Besides the serious nature of the forum, it was also entertaining in many aspects especially when the panelists’ occasional induced laughter and catcalls because of the lack of knowledge, shrewd stratagem and extreme outburst of emotion:

 

The youth Secretary General of the P.M.D.C. reproached the S.L.P.P. and the A.P.C.; “you would never find someone of my age in such a responsible position in the S.L.P.P. or the A.P.C.” The A.P.C. Secretary General stood up in a pensive mood, with his eye flipped skyward as if the answer to the question would drop from the skies. Indeed, as if Pa Shaki had sent something from the heavens [heaven and hell], he responded suddenly, akin to the Pa Shaki style, produced a 52-year old man in youthful skin and called him a “?youthman’ Secretary General of the A.P.C.” The whole hall broke into a raucous laughter at that.

 

 

Another interesting climax of laugher and catcalls of the evening was: the S.L.P.P. Chairman’s answer to the following question; “Presidential Spokesman, Kanji Daramy told Concord Times the Sierra Leone Peoples Party (S.L.P.P.) is better of than the opposition All Peoples Congress (A.P.C.) in attaining food security in Sierra Leone. What is your party response”: “Our farmers have migrated into the city leaving the provinces without farmers, and since our food comes from the West, the S.L.P.P. leaders have to ensure the western donors do not poison the food and that is why we need to secure the food against 2007.”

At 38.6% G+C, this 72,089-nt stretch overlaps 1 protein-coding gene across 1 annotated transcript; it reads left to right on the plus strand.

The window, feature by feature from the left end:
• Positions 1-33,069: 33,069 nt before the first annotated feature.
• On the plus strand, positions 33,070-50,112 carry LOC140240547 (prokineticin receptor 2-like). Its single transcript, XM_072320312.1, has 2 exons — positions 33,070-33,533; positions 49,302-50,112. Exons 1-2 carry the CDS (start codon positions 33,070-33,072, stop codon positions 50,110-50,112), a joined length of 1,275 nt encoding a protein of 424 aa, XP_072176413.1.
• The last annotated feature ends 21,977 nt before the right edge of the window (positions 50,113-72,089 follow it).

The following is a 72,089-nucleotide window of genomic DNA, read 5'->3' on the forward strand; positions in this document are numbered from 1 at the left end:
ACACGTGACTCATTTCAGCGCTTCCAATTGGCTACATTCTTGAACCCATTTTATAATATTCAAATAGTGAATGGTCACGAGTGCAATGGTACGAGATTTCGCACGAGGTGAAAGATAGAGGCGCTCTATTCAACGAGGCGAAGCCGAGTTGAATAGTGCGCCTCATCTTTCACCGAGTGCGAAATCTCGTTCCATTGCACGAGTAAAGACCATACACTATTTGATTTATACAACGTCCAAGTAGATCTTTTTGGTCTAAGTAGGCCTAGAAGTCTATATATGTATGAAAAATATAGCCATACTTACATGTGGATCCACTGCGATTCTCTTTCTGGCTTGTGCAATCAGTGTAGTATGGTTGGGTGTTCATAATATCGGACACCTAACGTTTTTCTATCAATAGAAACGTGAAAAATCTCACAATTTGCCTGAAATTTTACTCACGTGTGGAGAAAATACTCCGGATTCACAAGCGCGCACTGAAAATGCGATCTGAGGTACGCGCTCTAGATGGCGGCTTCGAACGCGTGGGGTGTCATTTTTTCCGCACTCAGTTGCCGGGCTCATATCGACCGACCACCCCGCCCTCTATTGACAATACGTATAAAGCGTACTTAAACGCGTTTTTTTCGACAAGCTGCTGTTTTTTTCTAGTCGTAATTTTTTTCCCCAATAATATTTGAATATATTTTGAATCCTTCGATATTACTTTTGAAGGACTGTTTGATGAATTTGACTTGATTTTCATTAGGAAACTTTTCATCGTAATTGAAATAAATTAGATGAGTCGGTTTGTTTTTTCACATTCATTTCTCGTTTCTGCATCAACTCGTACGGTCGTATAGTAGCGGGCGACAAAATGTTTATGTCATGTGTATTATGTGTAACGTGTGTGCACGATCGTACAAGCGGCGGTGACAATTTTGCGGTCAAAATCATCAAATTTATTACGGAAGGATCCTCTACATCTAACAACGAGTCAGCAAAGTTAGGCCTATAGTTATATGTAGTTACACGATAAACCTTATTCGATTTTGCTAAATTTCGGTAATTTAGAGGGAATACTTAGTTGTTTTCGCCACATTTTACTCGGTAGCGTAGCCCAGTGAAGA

The P.M.D.C. Chairman, the whole time engulfed in absolute emotion, shook his head and wagged his fingers vigorously with tightly closed eyes when the S.L.P.P. Chairman was given his closing remarks as if the S.L.P.P. Chairman was a Jehovah Witness preacher and that he the P.M.D.C. Chairman was under spell.

 

In one of such outburst of emotion, the P.M.D.C. Chairman lashed out at the S.L.P.P. Secretary when he interjected a rebuttal to a question: “The Bo District Branch of the Teachers on Saturday March 4th 2006 endorse Solomon Berewa, the Vice President of Sierra Leone as their preferred choice to win the upcoming 2007 Presidential Elections in Sierra Leone. Is this a great loss to the P.M.D.C. Party?” “How could 2000 teachers assemble when the average of 20 teachers per school divided by 2000 thousand is 100 schools? Do you want to tell me that there are 100 schools in Bo? They probably had about two hundred teachers amongst whom were P.M.D.C. supporters.

 

Nonetheless, the whole exercise was a feat for the Y.S.L.I., the people of Sierra Leone and the political parties; a manifest democracy so civil that it is worth exporting to Sierra Leone.

The organization has contacted the party leaders in Freetown to repeat a similar exercise there. Dr. Sho-Sawyer disclosed to me that the S.L.P.P. Secretary General traveled to Kono, and he is yet to talk to him.

I say Kudos to these youngsters for setting brighter examples for Sierra Leone.

 

“Youth for Sierra Leone improvement Y.S.L.I. is a non-profit organization founded by a group of well prepared individuals with the knowledge and passion which drives them to improve the lives of the future generations of Sierra Leoneans. Youth for Sierra Leone improvement provides free education for underprivileged orphans and literacy programs for adult women. Y.S.L.I provides health care/ counseling for HIV/AIDS individuals and extensive training to our associates and volunteers.

 

 

We also network with various intergovernmental organizations (IGO’s) and non-governmental organizations (NGO’s). We work collectively in order to create a positive, challenging environment for our students to actualize their fullest potential.”

 

You can contact the following people to donate to the Y.S.L.I. cause: Ms. Kadija Jalloh (301) 910-9912, Ms. Zainab Sidique (301) 785-4176, Ms. Mabel Claye (240) 374-2597, Ms. Abibatu Dainkeh (301)927-6364 and Ms. Adama Kuyateh (301455-2602.

By Karamoh Kabba Copyright © 2006